Cut the Waist

Cut the Waist

Illustrative photo for 'Cut the Waist'
A modest reduction in waist circumference can have significant long term health benefits

The benefits of modest weight and waist reduction

Possibly the most important message of the entire Cut the Waist website is that modest amounts of weight loss are associated with significant health benefits, particularly for people who have accumulated an excess of body fat in high-risk sites.

Relatively modest reductions of just 5 to 10% of body weight bring about disproportionate health benefits. The high-risk fat depots, such as intra-abdominal fat and fat deposited within the liver, are less stable than subcutaneous fat and this is therefore the first fat to go with weight loss.

What does this reduction in high-risk fat depots achieve?

Clinical benefits of moderate weight loss

Here are some specific examples of well-researched significant health benefits of moderate weight loss:

Health benefits of a 10kg (22lb) weight loss in a man of 100kg (15St 8lb):

  • 20-25% reduction in obesity-related death
  • 40-50% reduction in obesity-related cancer deaths
  • >50% reduction in risk of developing type 2 diabetes

The reason for these health benefits is that each 1kg weight loss is estimated to bring with it a reduction in risk factors known to be associated with cardiovascular disease and diabetes:

Risk factor Percentage improvement
Serum cholesterol -1.0%
LDL-cholesterol -0.7%
Triglycerides -1.9%
Protective HDL-cholesterol +0.2%
Systolic blood pressure -0.5%
Diastolic blood pressure -0.4%
Blood glucose -0.2mM

This is borne out in clinical research. One study which pooled data from many other studies of patients with type 2 diabetes demonstrated a 9.6% reduction in weight to be associated with a 25.7% reduction in fasting glucose and a reduction in the following cardiovascular risk factors: Serum cholesterol -9.2%, serum triglycerides -26.7%, systolic blood pressure -8.1% and diastolic blood pressure -8.6%1.

Re-defining success

It is easy to see from the diagram below how a 5% loss of body weight can have a significant health impact. An average male may weigh in the region of 80kg. In order to reach a weight of 100kg, the most likely scenario is that 20kg of weight has been gained as excess body fat.

Loss of 5kg body weight means that 25% of the excess body fat has been lost.

Illustration of the significance of a 5% weight loss

As this 5kg of excess body fat is preferentially lost from high risk sites, we see positive health outcomes from this relatively modest weight loss, particularly in those people who have evidence of high-risk fat deposition i.e. raised waist circumference, raised fasting TG, raised ALT or evidence of impaired glucose control.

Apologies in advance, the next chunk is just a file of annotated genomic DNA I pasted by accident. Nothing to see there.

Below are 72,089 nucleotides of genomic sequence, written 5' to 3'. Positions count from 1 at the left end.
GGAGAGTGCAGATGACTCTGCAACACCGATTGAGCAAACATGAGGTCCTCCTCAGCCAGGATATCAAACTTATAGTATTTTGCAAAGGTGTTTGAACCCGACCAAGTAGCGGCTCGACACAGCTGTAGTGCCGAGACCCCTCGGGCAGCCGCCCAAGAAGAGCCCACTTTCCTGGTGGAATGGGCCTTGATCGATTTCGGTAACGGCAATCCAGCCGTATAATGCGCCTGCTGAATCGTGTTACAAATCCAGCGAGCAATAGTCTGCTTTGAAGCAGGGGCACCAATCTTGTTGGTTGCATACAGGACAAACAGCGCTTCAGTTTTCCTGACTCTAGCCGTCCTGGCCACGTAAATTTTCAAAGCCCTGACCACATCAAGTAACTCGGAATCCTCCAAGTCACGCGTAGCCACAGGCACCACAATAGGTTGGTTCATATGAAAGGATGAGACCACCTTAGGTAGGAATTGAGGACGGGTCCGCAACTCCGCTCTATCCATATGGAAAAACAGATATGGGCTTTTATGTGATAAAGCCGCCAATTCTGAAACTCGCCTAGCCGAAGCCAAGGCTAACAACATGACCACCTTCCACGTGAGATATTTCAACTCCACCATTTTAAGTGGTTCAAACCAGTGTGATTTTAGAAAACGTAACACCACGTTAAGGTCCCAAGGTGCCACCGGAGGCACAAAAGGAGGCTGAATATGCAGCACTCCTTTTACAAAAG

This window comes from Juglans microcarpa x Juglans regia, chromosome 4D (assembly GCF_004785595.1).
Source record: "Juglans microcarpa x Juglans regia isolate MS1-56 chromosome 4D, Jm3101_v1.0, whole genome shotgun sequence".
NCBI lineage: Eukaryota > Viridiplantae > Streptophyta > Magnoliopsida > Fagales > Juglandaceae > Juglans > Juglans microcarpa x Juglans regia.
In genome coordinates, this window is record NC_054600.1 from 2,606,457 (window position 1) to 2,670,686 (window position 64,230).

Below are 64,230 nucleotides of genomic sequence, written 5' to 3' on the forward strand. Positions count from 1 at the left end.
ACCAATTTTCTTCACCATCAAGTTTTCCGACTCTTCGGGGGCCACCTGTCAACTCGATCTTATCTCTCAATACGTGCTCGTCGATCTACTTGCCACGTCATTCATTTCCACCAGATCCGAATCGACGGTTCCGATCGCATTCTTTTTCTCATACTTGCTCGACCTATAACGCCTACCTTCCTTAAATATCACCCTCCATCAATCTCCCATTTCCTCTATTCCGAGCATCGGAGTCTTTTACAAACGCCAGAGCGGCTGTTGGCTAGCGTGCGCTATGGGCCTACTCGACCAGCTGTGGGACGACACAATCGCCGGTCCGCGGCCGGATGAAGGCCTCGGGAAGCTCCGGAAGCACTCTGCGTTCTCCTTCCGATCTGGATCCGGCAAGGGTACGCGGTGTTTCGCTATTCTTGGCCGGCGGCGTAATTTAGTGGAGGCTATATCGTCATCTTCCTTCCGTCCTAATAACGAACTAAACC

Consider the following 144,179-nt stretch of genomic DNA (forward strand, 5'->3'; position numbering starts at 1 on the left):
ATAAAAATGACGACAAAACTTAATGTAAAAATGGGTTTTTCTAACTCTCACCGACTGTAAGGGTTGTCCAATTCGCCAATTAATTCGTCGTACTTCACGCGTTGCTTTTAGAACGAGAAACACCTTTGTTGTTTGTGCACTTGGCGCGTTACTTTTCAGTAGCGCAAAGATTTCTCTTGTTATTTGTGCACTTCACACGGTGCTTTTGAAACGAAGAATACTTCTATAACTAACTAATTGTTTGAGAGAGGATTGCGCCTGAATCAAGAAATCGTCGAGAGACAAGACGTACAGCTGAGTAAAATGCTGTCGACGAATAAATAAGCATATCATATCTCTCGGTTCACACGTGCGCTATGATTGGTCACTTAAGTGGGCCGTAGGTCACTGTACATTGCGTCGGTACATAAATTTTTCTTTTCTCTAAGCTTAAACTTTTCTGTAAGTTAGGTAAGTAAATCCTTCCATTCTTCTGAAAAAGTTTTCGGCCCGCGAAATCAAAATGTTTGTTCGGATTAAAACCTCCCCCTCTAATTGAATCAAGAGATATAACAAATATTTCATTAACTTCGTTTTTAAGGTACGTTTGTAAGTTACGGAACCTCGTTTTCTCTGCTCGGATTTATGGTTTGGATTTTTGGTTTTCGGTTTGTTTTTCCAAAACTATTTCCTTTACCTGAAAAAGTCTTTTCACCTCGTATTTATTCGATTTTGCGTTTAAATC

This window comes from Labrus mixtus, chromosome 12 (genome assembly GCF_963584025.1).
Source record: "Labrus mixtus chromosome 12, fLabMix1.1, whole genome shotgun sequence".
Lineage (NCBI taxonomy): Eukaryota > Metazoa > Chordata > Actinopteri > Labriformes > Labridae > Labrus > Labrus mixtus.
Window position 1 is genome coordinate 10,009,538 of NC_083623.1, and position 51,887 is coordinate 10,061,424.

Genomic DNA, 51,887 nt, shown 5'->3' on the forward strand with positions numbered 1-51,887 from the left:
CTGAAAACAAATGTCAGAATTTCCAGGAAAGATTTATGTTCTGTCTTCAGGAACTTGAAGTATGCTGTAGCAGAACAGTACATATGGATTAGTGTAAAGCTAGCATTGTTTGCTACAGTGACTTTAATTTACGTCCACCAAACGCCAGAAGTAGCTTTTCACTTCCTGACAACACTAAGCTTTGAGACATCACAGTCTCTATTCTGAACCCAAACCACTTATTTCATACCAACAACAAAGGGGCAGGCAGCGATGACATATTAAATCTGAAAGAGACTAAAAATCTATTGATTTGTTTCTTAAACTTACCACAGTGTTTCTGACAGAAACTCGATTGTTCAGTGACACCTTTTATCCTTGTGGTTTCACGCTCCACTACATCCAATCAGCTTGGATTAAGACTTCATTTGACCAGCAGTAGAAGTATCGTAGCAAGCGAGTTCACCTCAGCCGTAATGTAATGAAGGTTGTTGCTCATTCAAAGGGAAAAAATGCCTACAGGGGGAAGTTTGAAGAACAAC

In order to help encourage people in their efforts to improve health it is important to "re-define success". A 5kg weight loss or 5cm loss of waist circumference should be considered an achievable goal for many people given correct weight management advice, support and encouragement.

The positive health impact of small amounts of weight loss is readily illustrated by type 2 diabetes prevention studies which demonstrate that body weight loss in the region of 5% can prevent the progression of type 2 diabetes in those at risk of developing this condition.

Re-Defining Success (RDS) Calculator

Significant health benefits are associated with modest weight loss of 5-10% of bodyweight. Weight loss success should therefore be considered when a 5-10% weight loss target is achieved and maintained.

The Re-Defining Success (RDS) Calculator is a useful tool to calculate a target body weight following a 5% and 10% weight loss from present weight. Once appropriate weight and waist reduction targets have been calculated, the RDS Calculator can be used to print a personalised change plan and weight management progress record.

The recommendation for a healthy rate of weight loss is 0.5-1kg (1-2lb) per week. The RDS calculator uses this recommendation to suggest an appropriate and realistic timeframe to reach 5% and your 10% weight loss targets.

Re-Defining Success (RDS) Calculator

References

1. Anderson JW, Konz EC. Obesity and disease management: effect of weight loss on comorbid conditions. Obesity Research 2001; 9[Suppl4]: 32S-34S